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NorCo Council OKs $10 million for proposed Easton Da Vinci Science City

The hotel tax would be committed over 40 years

EASTON, Pa. - By a narrow 5-4 vote, Northampton County Council on Thursday agreed to raise its original $1 million allotment of county hotel taxes for the proposed Da Vinci Science City in Easton to $10 million.

The county agreed to provide the $10 million over the next 40 years to support the development of the proposed science center and aquarium by 2020 on the site of the Days Inn hotel at South Third and Washington streets in the city's Downtown. Northampton County collects a tax on hotel stays in the county.

Although it could change in the future, Councilwoman Peg Ferraro, who strongly supported the funding increase, said the additional allotment would provide the much needed leverage to ensure the project's overall success by making it even more attractive to future investors.

"This is insane," Councilman Ken Kraft said. "Who will be here in 40 years?"

Kraft, along with council President John Cusick, introduced the original bill calling for the $1 million allocation. On Thursday, Kraft withdrew his name from the amendment in protest to the increase.  

Cusick, Kraft and Councilmen Matt Dietz and Hayden Phillips voted against the $10 million hike. Council members Seth Vaughn, Glenn Geissinger, Matt Benol, Robert Werner and Ferraro voted in favor of the increase.

Along with the county hotel tax allotment that will come primarily from Hotel Bethlehem, the non-profit Da Vinci Center will receive $30 million from Easton and another $20 million from the state.

Council recalled its previous support of Bethlehem's SteelStacks and Easton's Crayola projects to which it contributed $2 million and $1.5 million, respectively.

Pen Argyl resident Jeff Fox voiced his concerns about the Easton Da Vinci project, arguing the organization is not even headquartered in Northampton County, but rather in west Allentown in Lehigh County. He also pointed out the $100,000 loss in real estate taxes for the county as a result of the science center's nonprofit status.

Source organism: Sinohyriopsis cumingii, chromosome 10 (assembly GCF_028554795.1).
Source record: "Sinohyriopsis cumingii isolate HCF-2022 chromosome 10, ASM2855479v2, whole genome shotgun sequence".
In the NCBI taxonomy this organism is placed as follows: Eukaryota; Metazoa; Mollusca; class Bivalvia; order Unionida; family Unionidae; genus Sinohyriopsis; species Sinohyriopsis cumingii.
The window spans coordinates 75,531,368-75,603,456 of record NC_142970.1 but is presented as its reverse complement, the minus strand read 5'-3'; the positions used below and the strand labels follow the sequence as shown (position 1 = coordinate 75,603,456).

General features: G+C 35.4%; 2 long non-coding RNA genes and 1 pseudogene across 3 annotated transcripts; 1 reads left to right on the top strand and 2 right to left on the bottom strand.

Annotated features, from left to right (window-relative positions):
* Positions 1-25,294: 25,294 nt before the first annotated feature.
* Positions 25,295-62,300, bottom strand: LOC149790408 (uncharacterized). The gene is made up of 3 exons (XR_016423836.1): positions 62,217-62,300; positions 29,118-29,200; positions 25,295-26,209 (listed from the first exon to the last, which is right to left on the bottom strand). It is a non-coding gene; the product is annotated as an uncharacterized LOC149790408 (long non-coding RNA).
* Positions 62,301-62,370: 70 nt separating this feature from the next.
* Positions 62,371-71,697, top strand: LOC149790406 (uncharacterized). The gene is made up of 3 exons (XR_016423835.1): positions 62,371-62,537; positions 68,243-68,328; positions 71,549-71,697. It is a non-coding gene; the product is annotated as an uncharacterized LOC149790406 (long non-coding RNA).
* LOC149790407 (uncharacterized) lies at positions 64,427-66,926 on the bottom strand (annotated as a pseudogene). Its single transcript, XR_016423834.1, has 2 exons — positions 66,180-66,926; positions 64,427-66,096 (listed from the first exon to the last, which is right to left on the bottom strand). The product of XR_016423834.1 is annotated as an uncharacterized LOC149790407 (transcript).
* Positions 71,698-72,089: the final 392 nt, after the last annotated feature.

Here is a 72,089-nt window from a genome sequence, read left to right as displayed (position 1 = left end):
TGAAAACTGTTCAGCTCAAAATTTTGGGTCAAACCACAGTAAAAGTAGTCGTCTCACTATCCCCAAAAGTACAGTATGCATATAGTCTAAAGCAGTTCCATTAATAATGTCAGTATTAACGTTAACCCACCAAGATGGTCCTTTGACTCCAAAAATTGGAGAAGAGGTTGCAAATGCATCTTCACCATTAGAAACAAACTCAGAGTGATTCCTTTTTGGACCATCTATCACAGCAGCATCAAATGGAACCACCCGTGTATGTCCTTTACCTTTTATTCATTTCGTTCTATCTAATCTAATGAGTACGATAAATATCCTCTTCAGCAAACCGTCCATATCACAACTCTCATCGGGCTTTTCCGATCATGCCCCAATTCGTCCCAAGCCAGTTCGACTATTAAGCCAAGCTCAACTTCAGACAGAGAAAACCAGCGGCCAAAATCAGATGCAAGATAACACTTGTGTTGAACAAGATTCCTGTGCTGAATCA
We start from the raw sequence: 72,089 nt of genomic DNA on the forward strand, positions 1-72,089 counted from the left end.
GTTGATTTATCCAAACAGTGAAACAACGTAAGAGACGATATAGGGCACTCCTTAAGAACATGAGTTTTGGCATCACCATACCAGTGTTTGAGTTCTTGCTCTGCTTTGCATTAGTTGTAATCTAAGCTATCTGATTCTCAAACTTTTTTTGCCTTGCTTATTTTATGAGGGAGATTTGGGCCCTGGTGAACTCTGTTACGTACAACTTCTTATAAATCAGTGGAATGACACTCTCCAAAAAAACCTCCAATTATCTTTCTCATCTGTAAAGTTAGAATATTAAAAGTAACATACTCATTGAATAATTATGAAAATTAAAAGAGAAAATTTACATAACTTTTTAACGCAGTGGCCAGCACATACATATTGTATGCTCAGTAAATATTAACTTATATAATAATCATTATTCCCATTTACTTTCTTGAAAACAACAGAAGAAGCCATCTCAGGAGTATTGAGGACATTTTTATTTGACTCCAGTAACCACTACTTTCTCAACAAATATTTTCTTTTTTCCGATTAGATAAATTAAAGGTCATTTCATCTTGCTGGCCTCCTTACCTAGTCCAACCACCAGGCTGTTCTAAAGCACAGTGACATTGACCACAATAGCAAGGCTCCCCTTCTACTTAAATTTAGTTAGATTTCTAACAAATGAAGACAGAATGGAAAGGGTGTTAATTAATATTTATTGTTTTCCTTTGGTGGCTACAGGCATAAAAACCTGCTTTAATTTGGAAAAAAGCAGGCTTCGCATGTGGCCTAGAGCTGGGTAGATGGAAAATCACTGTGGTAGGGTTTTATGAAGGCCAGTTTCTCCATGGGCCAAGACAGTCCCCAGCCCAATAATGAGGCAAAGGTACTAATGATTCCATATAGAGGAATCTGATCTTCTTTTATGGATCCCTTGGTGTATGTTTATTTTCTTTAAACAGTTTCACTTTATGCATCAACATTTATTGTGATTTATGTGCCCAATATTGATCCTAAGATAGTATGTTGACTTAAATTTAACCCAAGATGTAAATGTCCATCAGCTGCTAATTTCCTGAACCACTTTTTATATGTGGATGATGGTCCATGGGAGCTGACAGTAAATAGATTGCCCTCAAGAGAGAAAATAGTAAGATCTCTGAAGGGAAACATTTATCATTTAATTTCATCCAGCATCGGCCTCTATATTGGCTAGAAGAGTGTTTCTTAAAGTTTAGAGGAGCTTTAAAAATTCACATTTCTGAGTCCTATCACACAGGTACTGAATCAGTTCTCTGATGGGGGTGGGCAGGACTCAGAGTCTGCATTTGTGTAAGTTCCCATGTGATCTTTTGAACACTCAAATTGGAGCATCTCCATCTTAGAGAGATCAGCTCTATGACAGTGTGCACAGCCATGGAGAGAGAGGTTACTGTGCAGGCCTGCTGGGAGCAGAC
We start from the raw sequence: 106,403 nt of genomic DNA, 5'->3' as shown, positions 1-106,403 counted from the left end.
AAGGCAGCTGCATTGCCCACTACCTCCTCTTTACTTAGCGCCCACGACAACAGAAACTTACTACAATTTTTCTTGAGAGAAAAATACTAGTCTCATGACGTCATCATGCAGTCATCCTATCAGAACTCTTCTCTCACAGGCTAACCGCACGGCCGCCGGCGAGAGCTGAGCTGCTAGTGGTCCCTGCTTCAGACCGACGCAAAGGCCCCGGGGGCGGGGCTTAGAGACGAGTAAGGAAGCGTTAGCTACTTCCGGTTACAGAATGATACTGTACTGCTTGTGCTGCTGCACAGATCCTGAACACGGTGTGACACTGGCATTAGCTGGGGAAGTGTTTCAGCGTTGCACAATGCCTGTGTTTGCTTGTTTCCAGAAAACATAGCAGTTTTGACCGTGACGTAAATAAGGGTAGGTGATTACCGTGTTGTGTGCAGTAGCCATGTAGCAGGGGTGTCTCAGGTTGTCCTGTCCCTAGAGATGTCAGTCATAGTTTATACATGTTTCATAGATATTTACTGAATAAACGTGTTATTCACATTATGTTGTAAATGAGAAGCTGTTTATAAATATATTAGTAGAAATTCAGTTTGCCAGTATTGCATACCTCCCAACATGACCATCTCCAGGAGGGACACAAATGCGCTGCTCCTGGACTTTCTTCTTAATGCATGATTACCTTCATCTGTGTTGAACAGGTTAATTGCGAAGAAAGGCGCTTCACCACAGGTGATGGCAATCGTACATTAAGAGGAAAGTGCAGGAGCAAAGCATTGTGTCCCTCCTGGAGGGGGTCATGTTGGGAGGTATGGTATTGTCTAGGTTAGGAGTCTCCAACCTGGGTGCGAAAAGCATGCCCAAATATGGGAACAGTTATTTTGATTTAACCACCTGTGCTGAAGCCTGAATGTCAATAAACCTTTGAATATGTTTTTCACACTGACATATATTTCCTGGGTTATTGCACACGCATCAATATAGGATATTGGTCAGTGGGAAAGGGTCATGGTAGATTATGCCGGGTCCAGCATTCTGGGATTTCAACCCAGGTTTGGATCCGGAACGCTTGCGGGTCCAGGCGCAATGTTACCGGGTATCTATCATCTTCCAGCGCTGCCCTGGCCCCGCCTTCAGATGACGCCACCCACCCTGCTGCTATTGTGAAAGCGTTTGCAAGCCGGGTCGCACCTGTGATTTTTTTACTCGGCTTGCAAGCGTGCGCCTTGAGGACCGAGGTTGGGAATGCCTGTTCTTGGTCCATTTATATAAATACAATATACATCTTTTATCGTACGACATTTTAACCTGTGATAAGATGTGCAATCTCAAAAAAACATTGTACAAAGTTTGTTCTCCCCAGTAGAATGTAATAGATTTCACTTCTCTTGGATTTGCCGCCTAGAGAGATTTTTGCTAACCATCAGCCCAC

Da Vinci CEO Lin Erickson addressed Fox's concerns saying she would set up a Northampton County headquarters for her group in addition to the expected recoupment of $100,000 in county taxes as the science center attempts to bring 600,000 visitors annually through its doors.

Da Vinci is already making changes to the project as it agreed Wednesday after a meeting with downtown Easton restaurateurs to dramatically scale back its proposed 250-seat restaurant to a coffee and snack bar. It also may change the originally planned aquarium to a science and nature center should Ripley's Entertainment of Orlando, Fla., proceed with an aquarium in the Pocono Mountains area.

Erickson said she recently met with Ripley representatives in Florida, who she said were open to the idea of a collaborative effort between the two properties.

Easton Mayor Sal Panto Jr. said the Days Inn property will be purchased on Jan. 4 and demolished soon thereafter to make way for Da Vinci's new endeavor. He expressed his hope the council would support what he said is multi-level joint effort between the city, county, state and local and regional businesses contributing to downtown Easton's renewal efforts.


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